Knowledge Values.

A value is a concrete representation of knowledge. It is a snapshot of all properties associated with some object, i.e., an ordered tuple of slots. The value has no identity and that differs it from the object, as the value is essentially a property of an object - not an object itself.

From another perspective, a value is an extensible record, with fields reified into first-class slots, the record type into the cls values, and an additional constraint that all field types must be an instance of the domain type class (i.e., have a default and an ordering).

Each value has a class. The class value itself is indexed with the class and sort indices. The first index denotes the set of properties that could be associated with the value. The second index further partitions values of that class into subsets, to so that domain specific relations between values could be expressed explicitly with the host language type system.

The value sort is an arbitrary value, which can also be used to store additional static information about the value, i.e., the information that is common to all instances of the sort.

Total ordering and age

In addition to be partially ordered by their information content, values are also totally ordered, so that they could be organized into finite sets and maps.

The total order is induced from the information order, so that if a value x is ordered before y in the information order, then it will be also ordered before y in the total order. And if x and y have the same information content, then they are considered equal. Values with non-comparable information content are ordered by their time-stamp.

Every time a new value created it is assigned a time-stamp. A new value is created by all functions that has 'a value return type, except the refine function. Each time-stamp is unique and no two values could have the same time-stamps unless they are physically the same, or are de-serializations of the same value, or are refinements of the same value. In other words, values with equal time-stamps are guaranteed to bear the same information.

Time-stamp values correlate with the order of evaluation. A value that was evaluated more recently will have a higher time-stamp. Therefore time-stamps define an age of a value. A value which has a smaller time-stamp is younger than a value that has a larger time-stamp.

type 'a t = 'a value
type 'a ord

a witness of the ordering

include Core_kernel.Type_equal.Injective with type 'a t := 'a t
val strip : ('a t, 'b t) Base.Type_equal.equal -> ('a, 'b) Base.Type_equal.equal
val empty : ('a, 'b) cls -> ('a, 'b) cls value

empty cls the empty value of class cls.

The empty value has the least information content, i.e., all slots are empty.

val order : 'a value -> 'a value -> Order.partial

order x y orders x and y by their information content.

val join : 'a value -> 'a value -> ('a value, conflict) Core_kernel.result

join x y joins pairwise all slots of x and y.

Each slot of x and y are joined using the Domain.join function. The result is either a pairwise join or a conflict if any of the joins ended up with a conflict.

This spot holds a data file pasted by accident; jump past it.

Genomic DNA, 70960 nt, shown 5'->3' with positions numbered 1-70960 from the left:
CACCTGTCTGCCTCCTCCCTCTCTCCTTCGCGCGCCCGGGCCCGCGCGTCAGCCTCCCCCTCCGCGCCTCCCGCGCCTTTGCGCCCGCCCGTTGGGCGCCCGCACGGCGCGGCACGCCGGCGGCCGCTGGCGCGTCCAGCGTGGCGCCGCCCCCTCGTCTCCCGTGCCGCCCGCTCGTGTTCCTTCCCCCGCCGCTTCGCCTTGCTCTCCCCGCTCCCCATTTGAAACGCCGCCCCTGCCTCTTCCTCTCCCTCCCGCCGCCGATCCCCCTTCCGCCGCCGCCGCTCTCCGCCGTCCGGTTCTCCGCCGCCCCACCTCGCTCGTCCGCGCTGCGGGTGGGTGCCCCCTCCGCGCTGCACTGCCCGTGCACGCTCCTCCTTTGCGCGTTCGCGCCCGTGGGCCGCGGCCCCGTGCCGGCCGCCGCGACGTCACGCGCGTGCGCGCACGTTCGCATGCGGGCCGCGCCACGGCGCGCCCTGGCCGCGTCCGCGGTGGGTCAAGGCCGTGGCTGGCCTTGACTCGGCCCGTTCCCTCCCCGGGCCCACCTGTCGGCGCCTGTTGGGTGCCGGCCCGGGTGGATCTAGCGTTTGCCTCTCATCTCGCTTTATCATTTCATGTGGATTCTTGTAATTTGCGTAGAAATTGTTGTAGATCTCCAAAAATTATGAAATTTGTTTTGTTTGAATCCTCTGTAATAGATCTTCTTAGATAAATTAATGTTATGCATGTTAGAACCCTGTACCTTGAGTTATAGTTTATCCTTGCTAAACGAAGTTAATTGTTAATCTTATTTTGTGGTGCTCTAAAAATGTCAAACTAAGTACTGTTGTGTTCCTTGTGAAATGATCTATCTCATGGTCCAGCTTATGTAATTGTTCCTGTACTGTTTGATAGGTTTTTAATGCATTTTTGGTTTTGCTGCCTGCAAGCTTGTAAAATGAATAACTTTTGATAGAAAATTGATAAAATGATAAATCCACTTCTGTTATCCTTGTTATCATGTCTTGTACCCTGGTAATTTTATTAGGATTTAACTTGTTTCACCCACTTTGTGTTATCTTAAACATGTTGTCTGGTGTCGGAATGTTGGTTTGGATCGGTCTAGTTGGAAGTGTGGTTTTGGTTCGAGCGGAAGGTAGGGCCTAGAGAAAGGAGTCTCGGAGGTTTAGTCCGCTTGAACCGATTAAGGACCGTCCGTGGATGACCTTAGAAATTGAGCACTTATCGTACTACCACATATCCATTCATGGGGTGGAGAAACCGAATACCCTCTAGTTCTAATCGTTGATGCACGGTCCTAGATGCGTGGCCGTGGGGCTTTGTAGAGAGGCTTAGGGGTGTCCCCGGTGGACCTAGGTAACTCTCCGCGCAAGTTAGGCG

val merge : ?on_conflict:[ `drop_old | `drop_new | `drop_right | `drop_left ] -> 'a value -> 'a value -> 'a value

merge x y joins x and y and resolves conflicts.

Performs a pairwise join of x and y and in case if any of the joins yields a conflict uses the provided strategy to resolve it.

  • parameter on_conflict

    specifies the conflict resolution strategy (see below). Defaults to `drop_old

    Conflict resolution strategies

    The following conflict resolution strategies are currently supported (more strategies could be added later):

    • `drop_old a conflicting property of an older object is ignored (an object is older if its time-stamp is less than or equal the time-stamp of other object);
    • `drop_new a conflicting property of the newer object is ignored (an object is newer if its time-stamp is greater than or equal the time-stamp of other object);
    • `drop_right a conflicting property of y is ignored;
    • `drop_left a conflicting property of x is ignored.
val cls : ('k, 's) cls value -> ('k, 's) cls

cls x is the class of x.

val get : ('k, 'p) slot -> ('k, _) cls value -> 'p

get p v gets a value of the property p.

val put : ('k, 'p) slot -> ('k, 's) cls value -> 'p -> ('k, 's) cls value

put p v x sets a value of the property p.

val refine : ('k, _) cls value -> 's -> ('k, 's) cls value

refine v s refines the sort of v to s.

Since, this function doesn't change the information stored in the value, the time-stamp of the returned value is the same, therefore v = refine v s.

module type S = sig ... end
val derive : ('a, 's) cls -> (module S with type comparator_witness = ('a, 's) cls ord and type t = ('a, 's) cls t)

derive cls derives the implementation of the S structure.

val pp : Format.formatter -> 'a value -> unit

pp ppf v outputs v to the formatter ppf.

Prints all slots of the value v.

val pp_slots : string list -> Format.formatter -> 'a value -> unit

pp_slots slots ppf v prints the specified set of slots.

Prints only slots that has a name in slots.